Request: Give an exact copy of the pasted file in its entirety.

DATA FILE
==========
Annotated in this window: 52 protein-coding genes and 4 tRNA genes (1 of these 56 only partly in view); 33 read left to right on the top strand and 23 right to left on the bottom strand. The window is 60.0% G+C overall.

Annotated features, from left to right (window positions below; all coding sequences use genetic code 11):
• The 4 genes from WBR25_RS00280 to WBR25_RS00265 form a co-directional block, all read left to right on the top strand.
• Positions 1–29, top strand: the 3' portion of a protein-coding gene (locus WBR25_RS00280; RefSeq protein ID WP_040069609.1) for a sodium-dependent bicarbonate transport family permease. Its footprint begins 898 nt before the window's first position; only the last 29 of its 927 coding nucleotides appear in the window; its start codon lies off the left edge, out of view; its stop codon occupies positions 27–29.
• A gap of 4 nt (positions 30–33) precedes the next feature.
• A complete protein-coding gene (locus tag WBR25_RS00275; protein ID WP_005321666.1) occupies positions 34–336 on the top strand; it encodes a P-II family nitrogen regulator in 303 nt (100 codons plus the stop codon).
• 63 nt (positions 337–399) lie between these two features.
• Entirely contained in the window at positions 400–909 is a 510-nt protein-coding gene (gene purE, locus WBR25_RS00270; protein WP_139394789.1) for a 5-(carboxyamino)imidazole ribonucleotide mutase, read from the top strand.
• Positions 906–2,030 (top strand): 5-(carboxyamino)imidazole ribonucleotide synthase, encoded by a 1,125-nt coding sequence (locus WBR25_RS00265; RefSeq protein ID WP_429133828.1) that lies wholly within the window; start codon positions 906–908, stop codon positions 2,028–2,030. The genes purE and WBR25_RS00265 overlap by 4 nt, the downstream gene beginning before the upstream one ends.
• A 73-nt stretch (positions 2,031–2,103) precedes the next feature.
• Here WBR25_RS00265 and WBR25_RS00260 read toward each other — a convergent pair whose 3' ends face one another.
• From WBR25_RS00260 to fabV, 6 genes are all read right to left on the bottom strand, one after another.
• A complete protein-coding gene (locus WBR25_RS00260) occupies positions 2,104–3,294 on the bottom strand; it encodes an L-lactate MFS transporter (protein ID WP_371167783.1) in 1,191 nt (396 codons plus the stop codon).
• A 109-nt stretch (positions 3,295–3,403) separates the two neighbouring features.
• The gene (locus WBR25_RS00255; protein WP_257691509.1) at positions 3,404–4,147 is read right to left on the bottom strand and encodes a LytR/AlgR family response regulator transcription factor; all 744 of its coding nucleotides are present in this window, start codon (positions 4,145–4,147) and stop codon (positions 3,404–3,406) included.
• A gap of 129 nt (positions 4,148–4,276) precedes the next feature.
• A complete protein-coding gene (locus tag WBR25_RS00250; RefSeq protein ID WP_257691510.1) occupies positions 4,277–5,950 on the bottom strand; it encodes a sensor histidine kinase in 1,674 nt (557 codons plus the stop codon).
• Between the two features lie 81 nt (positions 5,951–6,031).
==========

Annotated in this window: 52 protein-coding genes and 4 tRNA genes (1 of these 56 only partly in view); 33 read left to right on the top strand and 23 right to left on the bottom strand. The window is 60.0% G+C overall.

Annotated features, from left to right (window positions below; all coding sequences use genetic code 11):
• The 4 genes from WBR25_RS00280 to WBR25_RS00265 form a co-directional block, all read left to right on the top strand.
• Positions 1–29, top strand: the 3' portion of a protein-coding gene (locus WBR25_RS00280; RefSeq protein ID WP_040069609.1) for a sodium-dependent bicarbonate transport family permease. Its footprint begins 898 nt before the window's first position; only the last 29 of its 927 coding nucleotides appear in the window; its start codon lies off the left edge, out of view; its stop codon occupies positions 27–29.
• A gap of 4 nt (positions 30–33) precedes the next feature.
• A complete protein-coding gene (locus tag WBR25_RS00275; protein ID WP_005321666.1) occupies positions 34–336 on the top strand; it encodes a P-II family nitrogen regulator in 303 nt (100 codons plus the stop codon).
• 63 nt (positions 337–399) lie between these two features.
• Entirely contained in the window at positions 400–909 is a 510-nt protein-coding gene (gene purE, locus WBR25_RS00270; protein WP_139394789.1) for a 5-(carboxyamino)imidazole ribonucleotide mutase, read from the top strand.
• Positions 906–2,030 (top strand): 5-(carboxyamino)imidazole ribonucleotide synthase, encoded by a 1,125-nt coding sequence (locus WBR25_RS00265; RefSeq protein ID WP_429133828.1) that lies wholly within the window; start codon positions 906–908, stop codon positions 2,028–2,030. The genes purE and WBR25_RS00265 overlap by 4 nt, the downstream gene beginning before the upstream one ends.
• A 73-nt stretch (positions 2,031–2,103) precedes the next feature.
• Here WBR25_RS00265 and WBR25_RS00260 read toward each other — a convergent pair whose 3' ends face one another.
• From WBR25_RS00260 to fabV, 6 genes are all read right to left on the bottom strand, one after another.
• A complete protein-coding gene (locus WBR25_RS00260) occupies positions 2,104–3,294 on the bottom strand; it encodes an L-lactate MFS transporter (protein ID WP_371167783.1) in 1,191 nt (396 codons plus the stop codon).
• A 109-nt stretch (positions 3,295–3,403) separates the two neighbouring features.
• The gene (locus WBR25_RS00255; protein WP_257691509.1) at positions 3,404–4,147 is read right to left on the bottom strand and encodes a LytR/AlgR family response regulator transcription factor; all 744 of its coding nucleotides are present in this window, start codon (positions 4,145–4,147) and stop codon (positions 3,404–3,406) included.
• A gap of 129 nt (positions 4,148–4,276) precedes the next feature.
• A complete protein-coding gene (locus tag WBR25_RS00250; RefSeq protein ID WP_257691510.1) occupies positions 4,277–5,950 on the bottom strand; it encodes a sensor histidine kinase in 1,674 nt (557 codons plus the stop codon).
• Between the two features lie 81 nt (positions 5,951–6,031).